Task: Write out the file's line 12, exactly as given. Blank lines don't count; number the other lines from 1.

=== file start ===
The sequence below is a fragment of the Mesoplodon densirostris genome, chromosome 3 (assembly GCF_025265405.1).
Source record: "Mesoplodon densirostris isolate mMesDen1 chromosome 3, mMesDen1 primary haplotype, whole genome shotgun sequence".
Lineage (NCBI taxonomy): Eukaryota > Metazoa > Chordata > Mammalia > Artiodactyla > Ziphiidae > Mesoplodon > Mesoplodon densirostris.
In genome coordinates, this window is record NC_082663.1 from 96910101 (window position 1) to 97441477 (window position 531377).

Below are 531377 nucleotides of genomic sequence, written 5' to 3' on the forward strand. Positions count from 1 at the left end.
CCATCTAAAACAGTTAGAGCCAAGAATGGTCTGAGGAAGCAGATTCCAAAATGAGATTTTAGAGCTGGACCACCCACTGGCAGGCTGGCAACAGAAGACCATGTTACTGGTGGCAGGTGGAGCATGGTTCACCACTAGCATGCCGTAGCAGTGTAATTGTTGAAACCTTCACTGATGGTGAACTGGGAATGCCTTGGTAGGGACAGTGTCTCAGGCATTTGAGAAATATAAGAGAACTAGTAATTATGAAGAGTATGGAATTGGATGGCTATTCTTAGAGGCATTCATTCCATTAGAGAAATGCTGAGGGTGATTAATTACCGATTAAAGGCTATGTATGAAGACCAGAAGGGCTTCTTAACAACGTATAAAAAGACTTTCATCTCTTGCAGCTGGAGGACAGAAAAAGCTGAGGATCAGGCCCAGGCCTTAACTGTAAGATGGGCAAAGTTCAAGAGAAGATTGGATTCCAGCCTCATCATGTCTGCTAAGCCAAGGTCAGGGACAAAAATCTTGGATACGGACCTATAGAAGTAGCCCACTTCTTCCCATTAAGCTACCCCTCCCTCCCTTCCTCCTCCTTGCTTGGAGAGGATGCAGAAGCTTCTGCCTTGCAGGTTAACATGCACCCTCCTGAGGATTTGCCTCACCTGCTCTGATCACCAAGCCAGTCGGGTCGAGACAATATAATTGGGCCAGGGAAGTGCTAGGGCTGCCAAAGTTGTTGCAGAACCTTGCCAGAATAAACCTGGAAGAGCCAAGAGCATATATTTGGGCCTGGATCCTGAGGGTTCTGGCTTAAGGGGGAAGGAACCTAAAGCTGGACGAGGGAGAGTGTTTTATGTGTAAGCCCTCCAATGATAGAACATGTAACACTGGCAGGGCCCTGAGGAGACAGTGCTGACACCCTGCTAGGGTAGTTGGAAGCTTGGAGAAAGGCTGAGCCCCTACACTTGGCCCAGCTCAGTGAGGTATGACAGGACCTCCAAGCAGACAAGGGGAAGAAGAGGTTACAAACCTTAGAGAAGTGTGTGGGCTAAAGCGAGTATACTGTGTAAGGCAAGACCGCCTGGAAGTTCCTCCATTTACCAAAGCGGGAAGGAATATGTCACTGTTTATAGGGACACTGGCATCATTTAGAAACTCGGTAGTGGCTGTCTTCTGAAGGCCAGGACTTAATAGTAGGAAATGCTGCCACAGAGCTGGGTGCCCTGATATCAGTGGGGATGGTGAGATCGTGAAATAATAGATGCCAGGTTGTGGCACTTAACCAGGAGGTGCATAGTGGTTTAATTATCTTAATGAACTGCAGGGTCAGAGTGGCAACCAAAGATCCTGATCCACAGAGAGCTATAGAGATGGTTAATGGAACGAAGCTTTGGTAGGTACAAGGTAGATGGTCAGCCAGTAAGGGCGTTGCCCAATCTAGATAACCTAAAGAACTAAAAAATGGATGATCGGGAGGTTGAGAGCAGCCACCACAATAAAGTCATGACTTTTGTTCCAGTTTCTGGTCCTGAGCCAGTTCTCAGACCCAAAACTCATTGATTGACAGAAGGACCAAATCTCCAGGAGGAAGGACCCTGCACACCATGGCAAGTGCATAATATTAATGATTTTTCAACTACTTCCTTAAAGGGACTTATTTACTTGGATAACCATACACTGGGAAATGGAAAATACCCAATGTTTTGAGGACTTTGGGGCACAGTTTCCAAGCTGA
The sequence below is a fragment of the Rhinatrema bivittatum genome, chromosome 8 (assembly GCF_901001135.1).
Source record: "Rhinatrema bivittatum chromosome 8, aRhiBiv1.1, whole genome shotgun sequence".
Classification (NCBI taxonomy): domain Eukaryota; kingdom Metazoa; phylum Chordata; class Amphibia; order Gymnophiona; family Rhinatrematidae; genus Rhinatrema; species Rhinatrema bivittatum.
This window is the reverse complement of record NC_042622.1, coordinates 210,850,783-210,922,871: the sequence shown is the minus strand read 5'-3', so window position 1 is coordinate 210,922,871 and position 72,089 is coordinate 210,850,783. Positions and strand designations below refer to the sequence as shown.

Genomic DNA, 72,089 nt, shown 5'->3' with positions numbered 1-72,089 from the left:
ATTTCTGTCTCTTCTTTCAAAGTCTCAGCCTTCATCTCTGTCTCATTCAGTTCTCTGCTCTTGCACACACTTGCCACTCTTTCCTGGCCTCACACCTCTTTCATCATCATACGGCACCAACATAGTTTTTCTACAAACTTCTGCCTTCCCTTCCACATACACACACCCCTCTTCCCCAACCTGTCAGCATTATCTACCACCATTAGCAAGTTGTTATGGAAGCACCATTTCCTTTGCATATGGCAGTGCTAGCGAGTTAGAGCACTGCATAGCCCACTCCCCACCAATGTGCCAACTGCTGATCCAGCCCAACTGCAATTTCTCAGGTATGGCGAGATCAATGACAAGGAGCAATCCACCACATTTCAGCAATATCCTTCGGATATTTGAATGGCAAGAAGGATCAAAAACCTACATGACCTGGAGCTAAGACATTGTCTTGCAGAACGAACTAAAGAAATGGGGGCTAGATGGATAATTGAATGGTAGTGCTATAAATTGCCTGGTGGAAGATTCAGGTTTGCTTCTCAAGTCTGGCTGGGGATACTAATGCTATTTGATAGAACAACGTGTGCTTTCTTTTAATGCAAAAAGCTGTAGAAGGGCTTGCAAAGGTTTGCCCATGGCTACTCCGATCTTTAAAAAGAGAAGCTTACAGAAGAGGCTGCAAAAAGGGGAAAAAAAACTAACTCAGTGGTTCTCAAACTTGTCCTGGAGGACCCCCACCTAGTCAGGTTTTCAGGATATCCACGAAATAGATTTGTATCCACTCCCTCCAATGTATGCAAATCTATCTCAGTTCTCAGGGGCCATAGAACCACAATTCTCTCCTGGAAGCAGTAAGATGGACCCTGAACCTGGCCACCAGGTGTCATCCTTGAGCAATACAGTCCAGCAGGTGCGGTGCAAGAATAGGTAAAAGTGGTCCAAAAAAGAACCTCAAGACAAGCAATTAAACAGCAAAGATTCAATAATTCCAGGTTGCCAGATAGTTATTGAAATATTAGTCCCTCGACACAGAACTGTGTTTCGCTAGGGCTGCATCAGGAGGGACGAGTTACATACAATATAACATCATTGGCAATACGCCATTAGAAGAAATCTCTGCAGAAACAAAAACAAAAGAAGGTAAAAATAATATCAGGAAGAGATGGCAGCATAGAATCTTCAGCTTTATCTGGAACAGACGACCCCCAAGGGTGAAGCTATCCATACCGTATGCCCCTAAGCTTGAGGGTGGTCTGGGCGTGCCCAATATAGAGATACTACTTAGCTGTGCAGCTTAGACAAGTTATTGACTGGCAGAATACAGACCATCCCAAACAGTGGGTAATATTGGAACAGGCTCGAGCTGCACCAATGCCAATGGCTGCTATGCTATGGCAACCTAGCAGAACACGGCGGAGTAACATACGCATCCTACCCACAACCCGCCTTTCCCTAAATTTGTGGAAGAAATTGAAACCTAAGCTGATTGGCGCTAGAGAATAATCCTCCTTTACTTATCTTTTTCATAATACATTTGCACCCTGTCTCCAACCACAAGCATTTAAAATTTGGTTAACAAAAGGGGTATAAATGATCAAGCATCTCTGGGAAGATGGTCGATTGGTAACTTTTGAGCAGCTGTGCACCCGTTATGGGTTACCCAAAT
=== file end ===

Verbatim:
ATTTCTGTCTCTTCTTTCAAAGTCTCAGCCTTCATCTCTGTCTCATTCAGTTCTCTGCTCTTGCACACACTTGCCACTCTTTCCTGGCCTCACACCTCTTTCATCATCATACGGCACCAACATAGTTTTTCTACAAACTTCTGCCTTCCCTTCCACATACACACACCCCTCTTCCCCAACCTGTCAGCATTATCTACCACCATTAGCAAGTTGTTATGGAAGCACCATTTCCTTTGCATATGGCAGTGCTAGCGAGTTAGAGCACTGCATAGCCCACTCCCCACCAATGTGCCAACTGCTGATCCAGCCCAACTGCAATTTCTCAGGTATGGCGAGATCAATGACAAGGAGCAATCCACCACATTTCAGCAATATCCTTCGGATATTTGAATGGCAAGAAGGATCAAAAACCTACATGACCTGGAGCTAAGACATTGTCTTGCAGAACGAACTAAAGAAATGGGGGCTAGATGGATAATTGAATGGTAGTGCTATAAATTGCCTGGTGGAAGATTCAGGTTTGCTTCTCAAGTCTGGCTGGGGATACTAATGCTATTTGATAGAACAACGTGTGCTTTCTTTTAATGCAAAAAGCTGTAGAAGGGCTTGCAAAGGTTTGCCCATGGCTACTCCGATCTTTAAAAAGAGAAGCTTACAGAAGAGGCTGCAAAAAGGGGAAAAAAAACTAACTCAGTGGTTCTCAAACTTGTCCTGGAGGACCCCCACCTAGTCAGGTTTTCAGGATATCCACGAAATAGATTTGTATCCACTCCCTCCAATGTATGCAAATCTATCTCAGTTCTCAGGGGCCATAGAACCACAATTCTCTCCTGGAAGCAGTAAGATGGACCCTGAACCTGGCCACCAGGTGTCATCCTTGAGCAATACAGTCCAGCAGGTGCGGTGCAAGAATAGGTAAAAGTGGTCCAAAAAAGAACCTCAAGACAAGCAATTAAACAGCAAAGATTCAATAATTCCAGGTTGCCAGATAGTTATTGAAATATTAGTCCCTCGACACAGAACTGTGTTTCGCTAGGGCTGCATCAGGAGGGACGAGTTACATACAATATAACATCATTGGCAATACGCCATTAGAAGAAATCTCTGCAGAAACAAAAACAAAAGAAGGTAAAAATAATATCAGGAAGAGATGGCAGCATAGAATCTTCAGCTTTATCTGGAACAGACGACCCCCAAGGGTGAAGCTATCCATACCGTATGCCCCTAAGCTTGAGGGTGGTCTGGGCGTGCCCAATATAGAGATACTACTTAGCTGTGCAGCTTAGACAAGTTATTGACTGGCAGAATACAGACCATCCCAAACAGTGGGTAATATTGGAACAGGCTCGAGCTGCACCAATGCCAATGGCTGCTATGCTATGGCAACCTAGCAGAACACGGCGGAGTAACATACGCATCCTACCCACAACCCGCCTTTCCCTAAATTTGTGGAAGAAATTGAAACCTAAGCTGATTGGCGCTAGAGAATAATCCTCCTTTACTTATCTTTTTCATAATACATTTGCACCCTGTCTCCAACCACAAGCATTTAAAATTTGGTTAACAAAAGGGGTATAAATGATCAAGCATCTCTGGGAAGATGGTCGATTGGTAACTTTTGAGCAGCTGTGCACCCGTTATGGGTTACCCAAAT